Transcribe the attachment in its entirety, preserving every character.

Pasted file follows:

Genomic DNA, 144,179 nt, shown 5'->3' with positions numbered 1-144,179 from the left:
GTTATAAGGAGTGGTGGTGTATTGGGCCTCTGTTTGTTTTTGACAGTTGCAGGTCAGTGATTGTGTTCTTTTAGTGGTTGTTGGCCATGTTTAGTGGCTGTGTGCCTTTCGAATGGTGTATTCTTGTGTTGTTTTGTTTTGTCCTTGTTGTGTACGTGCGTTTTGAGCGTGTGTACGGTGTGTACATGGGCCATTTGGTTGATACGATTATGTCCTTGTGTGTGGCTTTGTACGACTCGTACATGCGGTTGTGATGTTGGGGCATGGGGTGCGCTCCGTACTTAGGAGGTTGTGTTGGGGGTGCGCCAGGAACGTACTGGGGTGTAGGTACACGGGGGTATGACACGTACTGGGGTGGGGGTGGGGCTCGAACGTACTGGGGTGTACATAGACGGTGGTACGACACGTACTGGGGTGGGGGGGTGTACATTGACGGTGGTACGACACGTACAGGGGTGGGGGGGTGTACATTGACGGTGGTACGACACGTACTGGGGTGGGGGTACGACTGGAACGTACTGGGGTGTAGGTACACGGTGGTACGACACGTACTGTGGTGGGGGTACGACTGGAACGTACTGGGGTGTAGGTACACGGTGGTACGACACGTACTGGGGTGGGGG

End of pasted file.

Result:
Genomic DNA, 144,179 nt, shown 5'->3' with positions numbered 1-144,179 from the left:
GTTATAAGGAGTGGTGGTGTATTGGGCCTCTGTTTGTTTTTGACAGTTGCAGGTCAGTGATTGTGTTCTTTTAGTGGTTGTTGGCCATGTTTAGTGGCTGTGTGCCTTTCGAATGGTGTATTCTTGTGTTGTTTTGTTTTGTCCTTGTTGTGTACGTGCGTTTTGAGCGTGTGTACGGTGTGTACATGGGCCATTTGGTTGATACGATTATGTCCTTGTGTGTGGCTTTGTACGACTCGTACATGCGGTTGTGATGTTGGGGCATGGGGTGCGCTCCGTACTTAGGAGGTTGTGTTGGGGGTGCGCCAGGAACGTACTGGGGTGTAGGTACACGGGGGTATGACACGTACTGGGGTGGGGGTGGGGCTCGAACGTACTGGGGTGTACATAGACGGTGGTACGACACGTACTGGGGTGGGGGGGTGTACATTGACGGTGGTACGACACGTACAGGGGTGGGGGGGTGTACATTGACGGTGGTACGACACGTACTGGGGTGGGGGTACGACTGGAACGTACTGGGGTGTAGGTACACGGTGGTACGACACGTACTGTGGTGGGGGTACGACTGGAACGTACTGGGGTGTAGGTACACGGTGGTACGACACGTACTGGGGTGGGGG